“I was really happy with the horse that I brought and that he ended up winning the high-score horse,” said French. “Even if I didn't win, it was good he won. He wasn’t supposed to come to this show; he came two days ago to do the Children’s Hunters. I knew he would be a great horse for the class. I said to his owner before the class, ‘He's probably going to get leading horse.’ Afterward, I saw her and she said, 'You called that one.'”

With this victory, Stewart, Wellington, FL, has won this class a record five times in the 19-year history and will have his name engraved once again on the All The Way Perpetual Trophy.

“The horses went really well, and the courses were a little bit more challenging than past years,” Stewart said. “Everybody did a great job, and the horses were super.

“It’s always an honor to be in this group of top riders,” he added. “This was the most relaxed I’ve ever been for the class. I had a great week here, the horses have been great and it was a good, fun class to do.”

In other honors tonight, Emily Britton, Carrie Carrollo and Alexandra Burelbach earned the USHJA Junior Hunter Challenge awards for the Central Region, while Chloe Bellerive and Jasmin Cartagena earned the awards for the Southeast Region. The Western Region award winners included Olivia Vance and Porter Margolis, and Nina Kayzman and Elisabeth (Daisy) Stuart earned the Northeast Region awards.

Martine Navarro earned the WCHR David Peterson Perpetual Trophy, donated by Kavar Kerr and Jim Anderson, for a person who exemplifies dedication and commitment to the care and well being of the horse. Navarro is a well-known and respected groom who has spent his career on the West Coast, working for such trainers as Carleton Brooks, Butch and Lu Thomas, Katie Taylor and Makoto Farm.

John French will have his name engraved on the WCHR Old Springhouse Perpetual Trophy for the WCHR Lifetime Achievement Award. There’s little that French hasn’t accomplished in the equestrian industry, making it no surprise that he was recognized by the WCHR membership and committee for lifetime achievement in the hunter discipline.

Junior rider Emma Kurtz earned the Charles Johnson Memorial Perpetual Trophy as the high-point rider from the WCHR Midwest Region. This is her first time as Midwest WCHR high-score rider from the Pony category.

Judge, trainer and horseman Linda Hough received the Daniel P. Lenehan Perpetual Trophy for the person who exemplifies dedication and a lifetime commitment to judging show hunters. Hough, of Wellington, FL, has crisscrossed the United States and left a legacy of winning along the way.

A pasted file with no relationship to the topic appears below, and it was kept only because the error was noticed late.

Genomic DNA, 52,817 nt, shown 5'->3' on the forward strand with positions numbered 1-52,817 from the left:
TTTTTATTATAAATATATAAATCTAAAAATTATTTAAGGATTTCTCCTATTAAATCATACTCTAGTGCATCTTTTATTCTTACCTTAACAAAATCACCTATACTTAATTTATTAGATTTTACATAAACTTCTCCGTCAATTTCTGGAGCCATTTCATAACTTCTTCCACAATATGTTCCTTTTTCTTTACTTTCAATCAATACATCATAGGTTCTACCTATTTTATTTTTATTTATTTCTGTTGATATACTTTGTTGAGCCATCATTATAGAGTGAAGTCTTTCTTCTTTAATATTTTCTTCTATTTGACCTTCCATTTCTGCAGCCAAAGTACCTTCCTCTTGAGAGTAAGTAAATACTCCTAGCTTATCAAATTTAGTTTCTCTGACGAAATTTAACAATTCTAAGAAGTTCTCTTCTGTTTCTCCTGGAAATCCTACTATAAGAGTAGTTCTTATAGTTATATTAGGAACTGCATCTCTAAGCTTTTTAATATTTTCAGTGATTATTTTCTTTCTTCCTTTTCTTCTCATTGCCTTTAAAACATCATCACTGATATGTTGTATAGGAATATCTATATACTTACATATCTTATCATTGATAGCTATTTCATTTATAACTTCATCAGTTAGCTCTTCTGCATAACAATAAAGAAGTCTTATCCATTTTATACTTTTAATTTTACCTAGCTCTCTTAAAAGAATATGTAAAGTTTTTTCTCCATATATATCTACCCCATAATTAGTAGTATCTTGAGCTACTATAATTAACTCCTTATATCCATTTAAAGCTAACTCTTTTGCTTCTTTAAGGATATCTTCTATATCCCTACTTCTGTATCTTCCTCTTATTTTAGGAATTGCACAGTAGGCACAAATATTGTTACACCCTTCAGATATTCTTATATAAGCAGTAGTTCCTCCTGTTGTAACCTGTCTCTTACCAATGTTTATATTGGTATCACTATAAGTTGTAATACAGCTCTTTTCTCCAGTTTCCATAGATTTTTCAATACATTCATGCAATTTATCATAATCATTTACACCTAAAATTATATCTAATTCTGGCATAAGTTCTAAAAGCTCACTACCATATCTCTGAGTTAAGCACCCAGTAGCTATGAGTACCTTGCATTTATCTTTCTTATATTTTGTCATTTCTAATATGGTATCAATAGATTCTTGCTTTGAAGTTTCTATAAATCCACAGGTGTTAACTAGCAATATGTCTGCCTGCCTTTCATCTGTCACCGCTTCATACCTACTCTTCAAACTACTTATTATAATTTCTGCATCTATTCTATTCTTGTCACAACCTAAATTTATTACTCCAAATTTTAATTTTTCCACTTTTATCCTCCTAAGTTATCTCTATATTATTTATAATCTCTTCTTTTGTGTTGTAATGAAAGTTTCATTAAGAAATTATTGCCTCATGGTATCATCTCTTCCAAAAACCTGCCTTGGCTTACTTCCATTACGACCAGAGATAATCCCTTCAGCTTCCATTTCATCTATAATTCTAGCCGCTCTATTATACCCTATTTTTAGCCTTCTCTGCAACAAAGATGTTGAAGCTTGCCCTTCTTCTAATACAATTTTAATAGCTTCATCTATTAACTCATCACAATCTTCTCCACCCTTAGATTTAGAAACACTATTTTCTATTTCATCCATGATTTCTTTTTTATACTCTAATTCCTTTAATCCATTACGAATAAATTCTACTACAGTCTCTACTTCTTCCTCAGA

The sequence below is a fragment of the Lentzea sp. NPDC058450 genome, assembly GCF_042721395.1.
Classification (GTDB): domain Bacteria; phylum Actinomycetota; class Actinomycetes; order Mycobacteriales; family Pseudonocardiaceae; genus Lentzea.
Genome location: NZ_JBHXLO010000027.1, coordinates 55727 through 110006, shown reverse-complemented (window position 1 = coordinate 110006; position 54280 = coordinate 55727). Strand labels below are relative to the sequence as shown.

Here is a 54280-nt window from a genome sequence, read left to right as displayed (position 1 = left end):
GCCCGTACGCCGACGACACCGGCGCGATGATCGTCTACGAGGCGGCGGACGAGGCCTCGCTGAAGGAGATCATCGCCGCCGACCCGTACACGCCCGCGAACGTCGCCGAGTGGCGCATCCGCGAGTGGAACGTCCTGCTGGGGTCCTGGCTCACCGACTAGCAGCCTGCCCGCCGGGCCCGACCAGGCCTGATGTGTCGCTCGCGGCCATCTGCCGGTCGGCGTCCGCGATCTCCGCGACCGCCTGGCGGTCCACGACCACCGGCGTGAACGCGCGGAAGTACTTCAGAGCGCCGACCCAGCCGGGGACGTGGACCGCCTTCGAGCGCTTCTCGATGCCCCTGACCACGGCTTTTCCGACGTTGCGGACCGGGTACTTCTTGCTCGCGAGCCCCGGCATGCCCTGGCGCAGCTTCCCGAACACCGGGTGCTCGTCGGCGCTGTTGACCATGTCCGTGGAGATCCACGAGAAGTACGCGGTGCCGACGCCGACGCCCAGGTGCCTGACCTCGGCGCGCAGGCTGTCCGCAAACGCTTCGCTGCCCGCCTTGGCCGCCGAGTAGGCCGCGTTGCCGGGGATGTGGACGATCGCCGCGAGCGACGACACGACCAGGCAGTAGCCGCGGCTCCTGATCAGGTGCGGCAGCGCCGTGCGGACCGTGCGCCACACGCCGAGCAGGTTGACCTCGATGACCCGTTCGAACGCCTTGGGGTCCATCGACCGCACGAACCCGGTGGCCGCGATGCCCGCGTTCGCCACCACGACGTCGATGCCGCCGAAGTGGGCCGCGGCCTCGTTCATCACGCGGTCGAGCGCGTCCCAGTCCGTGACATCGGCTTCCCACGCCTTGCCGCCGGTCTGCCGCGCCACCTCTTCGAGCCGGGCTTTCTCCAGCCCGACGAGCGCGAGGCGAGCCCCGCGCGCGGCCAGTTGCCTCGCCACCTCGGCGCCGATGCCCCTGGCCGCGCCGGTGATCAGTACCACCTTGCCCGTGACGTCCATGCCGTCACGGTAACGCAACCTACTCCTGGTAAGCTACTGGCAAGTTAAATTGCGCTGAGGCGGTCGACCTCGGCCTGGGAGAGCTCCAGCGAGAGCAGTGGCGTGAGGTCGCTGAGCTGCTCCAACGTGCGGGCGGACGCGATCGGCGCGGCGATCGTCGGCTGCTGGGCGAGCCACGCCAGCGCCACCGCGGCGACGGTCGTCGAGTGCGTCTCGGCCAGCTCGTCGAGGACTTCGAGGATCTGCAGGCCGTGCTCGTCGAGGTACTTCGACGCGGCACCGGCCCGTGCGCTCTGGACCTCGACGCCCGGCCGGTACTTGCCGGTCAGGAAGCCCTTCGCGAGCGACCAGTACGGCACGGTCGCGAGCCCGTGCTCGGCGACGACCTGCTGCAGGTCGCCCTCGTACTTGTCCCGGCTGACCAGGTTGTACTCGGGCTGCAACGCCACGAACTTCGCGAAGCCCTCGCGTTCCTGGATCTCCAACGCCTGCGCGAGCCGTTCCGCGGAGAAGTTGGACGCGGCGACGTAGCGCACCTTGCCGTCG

Other WCHR Award winners this week included:

• Derbydown Perpetual Trophy: (tie) Balou and Amanda Steege for Lisa Arena and Garfield and Scott Stewart for Alexandra Crown

• Jeffery Katz Memorial Trophy: Enjoy and Scott Stewart

• Winter’s Run Sportsmanship Award: Morgan Thomas (awarded by a WCHR membership vote to the person who best exemplifies the ideals of sportsmanship)

• Rox Dene Perpetual Trophy: Small Affair owned by Iwasaki & Reilly

• Alabama Clay Conformation Hunter Award: Fashion Farm’s Beholden

• USHJA/WCHR Course Designer Perpetual Trophy: Patrick Rodes

Action continues at the Capital Challenge Horse Show this weekend with the $5,000 WCHR Handy Hunter Challenge (Oct. 6) and the WCHR Pony, Children’s and Junior Challenges (Oct. 7)

Professional, Junior and Amateur Riders are invited to compete at the Capital Challenge Horse Show by qualifying through the WCHR National and Regional programs throughout the year. A rider's top four WCHR shows count toward awards in these categories: Professional and Emerging Professional, Junior, Amateur Owner (3'6" and 3'3"), Adult Amateur, Handy Hunter, Children’s and Pony. Riders are then invited to contest WCHR Challenge Classes, and the WCHR presents its national awards for nine categories at the Capital Challenge. Regional champions are also recognized in two separate parades.

For full results please visit

A special thank you to the 2012 USHJA WCHR Program sponsors: Blue Ribbon Custom Blankets, Official Cooler Sponsor of WCHR, and UlcerGard, Official Ulcer Remedy of WCHR.

The WCHR Program was founded in 1995 to recognize and celebrate the hunter rider. Since the inaugural WCHR Professional Finals in 1995, the WCHR program has expanded to include coveted National and Regional year-end awards for Professionals, Emerging Professionals, Amateur-Owners, Amateur Adults, Juniors, Children’s and Pony riders.

The USHJA World Championship Hunter Rider Program while honoring hunter riders, also supports the mission of the USHJA Foundation. It is through the generosity of supporters that this program is able to continue to achieve its goals. If you are interested in becoming a supporter please contact Whitney Allen or 859.225.6707.